The following evening we went to see Oasis play at the Intex Stadium in Nakafuto. The atmosphere was electric and the crowd leapt up and down in unison – the Japanese really know how to have a good time.

The residents of Osaka have a saying: kuidaore – “eat until you drop”. And so we did – starting with takoyaki (octopus balls), a dish that originates in Osaka and one that you can’t avoid when you visit the area of Dotomburi.

Located near Namba in the Minama district of Osaka, Dotomburi is a single street that runs along a canal and is full of restaurants and arcades. This is a hotspot for Osaka’s youth and they come in droves to hang out and eat the relatively cheap street food.

Takoyaki vendors line the streets, serving up this hot dish to hungry visitors. We joined one of the long queues to sample the popular morsels – deep-fried batter balls filled with baby octopus and topped with thick okonomiyaki sauce, green laver mayonnaise, and fish shavings.

Watching the chef prepare a dish is an essential part of enjoying any Japanese cuisine, and seeing the takoyaki vendors deftly preparing the ingredients only intensified the hunger pangs. My appetite was not even suppressed by the x-rated sight of an excited terrier mounting a rather surprised looking Labradoodle, in the doggie café opposite.

The takoyaki verdict: excellent. Take note that this dish is served piping hot, so it is wise to let it cool before you take a bite, or, like me, you might find yourself one layer of skin lighter.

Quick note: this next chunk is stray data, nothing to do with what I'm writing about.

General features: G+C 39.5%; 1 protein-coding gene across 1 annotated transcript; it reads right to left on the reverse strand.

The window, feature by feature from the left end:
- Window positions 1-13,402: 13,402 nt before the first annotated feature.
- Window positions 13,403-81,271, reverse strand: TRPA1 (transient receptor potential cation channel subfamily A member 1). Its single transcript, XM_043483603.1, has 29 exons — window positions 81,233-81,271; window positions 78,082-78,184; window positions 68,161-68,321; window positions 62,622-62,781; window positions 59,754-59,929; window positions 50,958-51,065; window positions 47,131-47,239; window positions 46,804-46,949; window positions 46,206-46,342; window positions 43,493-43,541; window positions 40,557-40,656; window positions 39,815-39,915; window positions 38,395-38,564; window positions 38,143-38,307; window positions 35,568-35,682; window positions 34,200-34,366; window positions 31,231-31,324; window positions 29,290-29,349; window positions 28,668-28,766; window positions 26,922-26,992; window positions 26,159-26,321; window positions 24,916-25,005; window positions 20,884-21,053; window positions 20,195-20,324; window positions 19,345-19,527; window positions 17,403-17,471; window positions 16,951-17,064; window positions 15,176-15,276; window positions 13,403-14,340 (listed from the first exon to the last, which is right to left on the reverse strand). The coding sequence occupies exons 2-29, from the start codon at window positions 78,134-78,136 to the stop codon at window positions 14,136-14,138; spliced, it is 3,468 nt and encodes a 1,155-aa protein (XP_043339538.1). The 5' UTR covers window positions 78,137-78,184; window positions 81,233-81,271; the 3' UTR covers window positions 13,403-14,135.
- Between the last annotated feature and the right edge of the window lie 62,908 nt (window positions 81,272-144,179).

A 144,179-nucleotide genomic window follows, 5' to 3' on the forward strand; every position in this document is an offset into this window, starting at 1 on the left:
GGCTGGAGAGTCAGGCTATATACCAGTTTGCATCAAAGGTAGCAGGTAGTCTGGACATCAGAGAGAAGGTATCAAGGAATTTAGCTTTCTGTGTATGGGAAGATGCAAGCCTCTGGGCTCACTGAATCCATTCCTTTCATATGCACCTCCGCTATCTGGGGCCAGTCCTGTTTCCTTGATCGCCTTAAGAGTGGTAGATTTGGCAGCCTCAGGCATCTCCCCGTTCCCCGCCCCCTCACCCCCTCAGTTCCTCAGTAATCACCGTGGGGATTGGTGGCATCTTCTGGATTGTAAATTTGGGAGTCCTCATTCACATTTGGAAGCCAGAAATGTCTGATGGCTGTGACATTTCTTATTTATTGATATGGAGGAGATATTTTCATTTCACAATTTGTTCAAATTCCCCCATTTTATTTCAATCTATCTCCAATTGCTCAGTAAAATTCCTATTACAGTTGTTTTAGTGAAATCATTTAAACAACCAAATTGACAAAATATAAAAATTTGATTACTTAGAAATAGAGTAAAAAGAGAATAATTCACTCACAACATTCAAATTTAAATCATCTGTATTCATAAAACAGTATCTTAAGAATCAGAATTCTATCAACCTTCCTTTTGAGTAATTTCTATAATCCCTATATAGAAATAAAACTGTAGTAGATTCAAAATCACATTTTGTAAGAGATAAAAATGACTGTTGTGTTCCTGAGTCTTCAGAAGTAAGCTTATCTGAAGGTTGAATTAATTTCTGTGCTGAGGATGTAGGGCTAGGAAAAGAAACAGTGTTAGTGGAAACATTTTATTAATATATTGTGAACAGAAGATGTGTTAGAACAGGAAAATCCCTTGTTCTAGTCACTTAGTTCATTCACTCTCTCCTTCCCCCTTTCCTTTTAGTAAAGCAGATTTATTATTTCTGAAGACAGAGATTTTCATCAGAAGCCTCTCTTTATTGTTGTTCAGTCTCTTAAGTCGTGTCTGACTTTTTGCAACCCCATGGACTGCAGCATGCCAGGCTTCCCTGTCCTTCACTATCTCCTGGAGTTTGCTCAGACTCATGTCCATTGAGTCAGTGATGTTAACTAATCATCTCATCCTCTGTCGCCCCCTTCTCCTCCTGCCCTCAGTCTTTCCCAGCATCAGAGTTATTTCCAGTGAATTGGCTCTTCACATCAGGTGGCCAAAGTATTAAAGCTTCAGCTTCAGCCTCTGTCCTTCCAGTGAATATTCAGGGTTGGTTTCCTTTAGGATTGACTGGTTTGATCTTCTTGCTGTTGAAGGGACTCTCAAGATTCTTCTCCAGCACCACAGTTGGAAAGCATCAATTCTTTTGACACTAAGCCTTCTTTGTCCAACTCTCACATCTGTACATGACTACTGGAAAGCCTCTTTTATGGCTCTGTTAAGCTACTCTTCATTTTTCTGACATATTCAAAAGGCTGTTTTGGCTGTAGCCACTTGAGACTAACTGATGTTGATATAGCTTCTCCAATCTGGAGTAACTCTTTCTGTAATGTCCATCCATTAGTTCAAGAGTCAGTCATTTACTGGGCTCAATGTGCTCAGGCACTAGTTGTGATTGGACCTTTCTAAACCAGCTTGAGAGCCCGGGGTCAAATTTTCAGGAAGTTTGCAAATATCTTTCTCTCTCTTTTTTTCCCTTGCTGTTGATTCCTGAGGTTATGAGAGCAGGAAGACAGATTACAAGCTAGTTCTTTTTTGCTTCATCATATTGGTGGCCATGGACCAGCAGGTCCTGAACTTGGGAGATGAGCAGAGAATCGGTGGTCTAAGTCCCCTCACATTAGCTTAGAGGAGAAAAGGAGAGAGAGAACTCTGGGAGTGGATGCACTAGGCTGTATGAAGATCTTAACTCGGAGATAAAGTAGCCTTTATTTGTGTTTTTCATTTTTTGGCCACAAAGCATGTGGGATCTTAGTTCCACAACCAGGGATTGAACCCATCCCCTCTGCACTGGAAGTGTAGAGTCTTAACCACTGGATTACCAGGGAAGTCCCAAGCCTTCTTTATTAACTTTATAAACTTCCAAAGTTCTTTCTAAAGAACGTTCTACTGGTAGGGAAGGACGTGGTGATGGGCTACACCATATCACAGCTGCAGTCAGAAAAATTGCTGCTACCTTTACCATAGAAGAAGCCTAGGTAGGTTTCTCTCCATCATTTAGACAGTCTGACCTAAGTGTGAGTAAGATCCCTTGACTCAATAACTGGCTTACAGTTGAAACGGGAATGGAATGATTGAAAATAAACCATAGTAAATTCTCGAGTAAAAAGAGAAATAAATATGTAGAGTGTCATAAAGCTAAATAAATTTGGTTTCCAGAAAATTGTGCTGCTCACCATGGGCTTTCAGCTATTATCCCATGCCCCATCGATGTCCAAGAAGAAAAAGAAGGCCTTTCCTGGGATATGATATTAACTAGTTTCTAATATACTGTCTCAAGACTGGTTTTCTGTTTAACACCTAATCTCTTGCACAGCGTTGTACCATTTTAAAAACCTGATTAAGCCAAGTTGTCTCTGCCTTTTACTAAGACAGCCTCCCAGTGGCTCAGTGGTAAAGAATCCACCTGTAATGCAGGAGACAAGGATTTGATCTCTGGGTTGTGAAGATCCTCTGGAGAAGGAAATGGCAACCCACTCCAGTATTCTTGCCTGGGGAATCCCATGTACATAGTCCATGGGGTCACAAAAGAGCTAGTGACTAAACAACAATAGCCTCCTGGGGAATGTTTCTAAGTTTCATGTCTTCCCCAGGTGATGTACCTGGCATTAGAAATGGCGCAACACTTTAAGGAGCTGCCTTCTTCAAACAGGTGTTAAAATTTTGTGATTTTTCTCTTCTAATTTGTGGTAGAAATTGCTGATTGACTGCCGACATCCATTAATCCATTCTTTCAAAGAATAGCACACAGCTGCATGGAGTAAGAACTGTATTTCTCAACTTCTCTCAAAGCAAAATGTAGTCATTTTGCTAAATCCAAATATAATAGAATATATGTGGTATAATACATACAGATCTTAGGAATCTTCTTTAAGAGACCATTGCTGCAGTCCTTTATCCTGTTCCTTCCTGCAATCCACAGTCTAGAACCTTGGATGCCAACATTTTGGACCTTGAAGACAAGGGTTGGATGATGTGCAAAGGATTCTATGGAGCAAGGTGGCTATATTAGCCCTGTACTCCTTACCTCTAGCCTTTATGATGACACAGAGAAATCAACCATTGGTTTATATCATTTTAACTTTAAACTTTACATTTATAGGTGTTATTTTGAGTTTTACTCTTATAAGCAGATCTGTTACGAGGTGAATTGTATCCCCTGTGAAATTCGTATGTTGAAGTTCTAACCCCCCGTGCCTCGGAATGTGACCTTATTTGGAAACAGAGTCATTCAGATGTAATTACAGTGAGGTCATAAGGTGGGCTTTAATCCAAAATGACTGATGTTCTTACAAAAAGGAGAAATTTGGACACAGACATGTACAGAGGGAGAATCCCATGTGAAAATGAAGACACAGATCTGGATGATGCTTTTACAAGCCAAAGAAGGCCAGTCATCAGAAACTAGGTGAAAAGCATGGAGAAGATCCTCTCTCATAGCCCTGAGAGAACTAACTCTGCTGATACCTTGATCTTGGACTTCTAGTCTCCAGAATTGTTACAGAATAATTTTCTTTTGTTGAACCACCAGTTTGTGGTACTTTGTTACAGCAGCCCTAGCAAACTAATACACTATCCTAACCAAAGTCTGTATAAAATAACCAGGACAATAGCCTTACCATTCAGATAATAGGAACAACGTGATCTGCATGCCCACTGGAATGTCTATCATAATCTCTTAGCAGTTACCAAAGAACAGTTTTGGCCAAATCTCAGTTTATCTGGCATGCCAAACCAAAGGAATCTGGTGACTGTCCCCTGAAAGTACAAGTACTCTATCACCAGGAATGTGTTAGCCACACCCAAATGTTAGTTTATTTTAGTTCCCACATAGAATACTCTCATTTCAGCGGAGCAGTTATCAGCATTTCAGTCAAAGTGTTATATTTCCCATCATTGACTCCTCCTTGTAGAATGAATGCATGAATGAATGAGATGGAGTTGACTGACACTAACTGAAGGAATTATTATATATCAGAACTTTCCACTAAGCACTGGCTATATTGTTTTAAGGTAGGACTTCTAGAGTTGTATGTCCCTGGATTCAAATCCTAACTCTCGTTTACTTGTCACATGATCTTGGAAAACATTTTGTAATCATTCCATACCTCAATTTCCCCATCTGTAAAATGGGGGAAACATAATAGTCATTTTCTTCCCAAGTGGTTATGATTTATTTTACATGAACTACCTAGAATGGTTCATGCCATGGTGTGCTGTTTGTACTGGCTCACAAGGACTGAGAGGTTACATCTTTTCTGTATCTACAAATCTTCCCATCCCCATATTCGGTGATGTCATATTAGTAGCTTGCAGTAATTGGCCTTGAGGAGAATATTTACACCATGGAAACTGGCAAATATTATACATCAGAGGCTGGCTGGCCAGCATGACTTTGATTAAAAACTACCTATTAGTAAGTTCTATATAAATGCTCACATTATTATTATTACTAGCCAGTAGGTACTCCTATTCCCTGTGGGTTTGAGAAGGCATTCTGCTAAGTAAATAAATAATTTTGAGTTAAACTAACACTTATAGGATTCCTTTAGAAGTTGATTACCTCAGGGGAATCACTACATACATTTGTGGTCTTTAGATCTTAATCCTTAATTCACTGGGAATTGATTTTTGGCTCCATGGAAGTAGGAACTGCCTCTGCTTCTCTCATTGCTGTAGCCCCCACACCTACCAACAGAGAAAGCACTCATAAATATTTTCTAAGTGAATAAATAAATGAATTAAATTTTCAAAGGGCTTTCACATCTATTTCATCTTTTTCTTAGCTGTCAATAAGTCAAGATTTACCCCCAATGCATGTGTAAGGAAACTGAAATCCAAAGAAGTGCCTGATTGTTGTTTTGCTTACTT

Where to stay in Osaka
The Ritz-Carlton
A luxury five-star hotel, with impeccable service and great restaurants, in the Nishi-Umeda business and shopping district, and located near Osaka Station. This is where the rich and famous kick back in plush surroundings. The rooms are possibly the largest you will find in any Osaka hotel, and everywhere you look you will find wood-panelled walls, 18th-century paintings, and carpets softer than an Andrex puppy.

• The Bar at the Ritz-Carlton Hotel for star-spotting
• Hanagatami restaurant at the Ritz Carlton Hotel
• Shizuku casual restaurant for sushi, located at the Hotel Granvia
• Dotomburi for takoyaki and local street food
• Yodobashi-Umeda for electronics. Behind Osaka Station, this store is seven floors of pure gadget heaven. Endless rows of cameras, televisions, games and phones are here for your consumption. We came, we saw, we consumed.
• Hankyu department store for its enormous food market, spread over two floors.
• Osaka Castle for its beautiful gardens.

One of the beauties of Osaka is its proximity to Japan’s other popular cities. Our trip was five days long, but it would be feasible to fit both Osaka and Kyoto into a long weekend.

It took just 30 minutes by rapid train from Osaka Station to Kyoto, but half an hour in the other direction would have easily taken us to Kobe. As much I wanted to see a cow have its bottom massaged, we decided to skip it this time.